Back in the late 1980s, The Punisher was part of that period’s comic book movie wave. Most of these films had little to do with Batman’s success and most of them failed, both commercially and artistically. Teenage Mutant Ninja Turtles, of course, succeeded financially. Watching this Punisher film (I have no interest in the new one) again–I’ve seen it multiple times, as the teenager looking for the action film where cars inexplicably blow up, and again as an adult, when it came out on DVD–I noticed just how much of it did succeed. The key to The Punisher is forgiveness. One has to forgive the bad opening credits (with tinted action shots from the film), the direction, and the music. Once those three factors are forgiven, and the viewer can accept the film as a 1980s action film, The Punisher can offer a lot… really. Well, at the least, it can offer quite a bit.
Director Mark Goldblatt edited a number of 1980s action films–The Terminator and Commando–and The Punisher is a well-edited action film. It’s Goldblatt’s direction. He doesn’t know how to frame a shot, doesn’t know how to move a camera, doesn’t know how to direct actors. His previous directing experience including second-unit work on Robocop and it shows in The Terminator. There are some very Robocop-influenced shots in the film… The lack of good framing hurts The Punisher the most (except the terrible score), since there’s only one bad principal performance–Nancy Everhard is way too spunky. The rest of the performances are good. Jeroen Krabbé is particularly excellent in the film–oh, another problem with the film, though it’s not really its fault–the costumes, bad 1980s jackets and such. Sorry. Krabbé wears a terrible denim jacket at the end and I couldn’t let it go. But anyway, he’s great as the crime boss. Louis Gossett Jr. is great as well, as the Punisher’s old partner. As for Dolph… Dolph’s pretty good. He’s not great (his accent breaks in at a few inopportune moments), but he’s got a few great scenes in the film, particularly when he’s working with kids and he and Gossett have a good scene together. He also manages to deliver the Punisher sound bites well.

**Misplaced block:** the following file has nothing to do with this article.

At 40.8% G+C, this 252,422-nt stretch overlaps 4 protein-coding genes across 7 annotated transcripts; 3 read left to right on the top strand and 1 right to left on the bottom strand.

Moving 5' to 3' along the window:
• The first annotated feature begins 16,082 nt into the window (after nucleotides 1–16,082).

There’s a certain amount of right-headedness working for the film. The wrong-headedness, which runs rampant of course, includes the Punisher running around with Dirty Harry’s .44 Magnum. It looks really silly. The film works because of the writing. Boaz Yakin has probably dropped the credit from his filmography (maybe not though, I mean, Dirty Dancing 2 is on there), but it’s a well-constructed script. The film moves fast (though it’s not particularly engaging for much of the middle), slowing down for the occasional action sequence, but Yakin gives the characters some meat, particularly Gossett’s. He lets Gossett tell a character-defining story, a device I always like. Given how much Garth Ennis’s relatively recent (three years?) handling of the Punisher character has changed my view of the character, its limits and its possibilities, Yakin does a great job. The film puts the Punisher alone a lot, something comic book movies have never been comfortable doing, and it works out. Lundgren does make some silly expressions, but the emphasis (and his performance) work out, overall.
There are fifteen more minutes of The Punisher out there (I always expected a special edition DVD to tie-in to the recent adaptation, but it never happened) and they might be what the film needs–more scenes without guns. The film’s a difficult proposition in the first place and the handling of it, given its era and the budget and the cast and crew, has a lot of problems. So its relative successes become prominent. They make it a memorable film, which is odd–remembering a Dolph Lundgren film because it works… to a degree.
Directed by Mark Goldblatt; written by Boaz Yakin, based on the Marvel Comics character created by Gerry Conway, John Romita Sr. and Ross Andru; director of photography, Ian Baker; edited by Tim Wellburn; music by Dennis Dreith; production designer, Norma Moriceau; produced by Robert Mark Kamen; released by New World Pictures.
Starring Dolph Lundgren (Frank Castle), Louis Gossett Jr. (Jake Berkowitz), Jeroen Krabbé (Gianni Franco), Kim Miyori (Lady Tanaka), Bryan Marshall (Dino Moretti), Nancy Everhard (Sam Leary), Barry Otto (Shake), Brian Rooney (Tommy Franco) and Zoshka Mizak (Tanaka’s Daughter).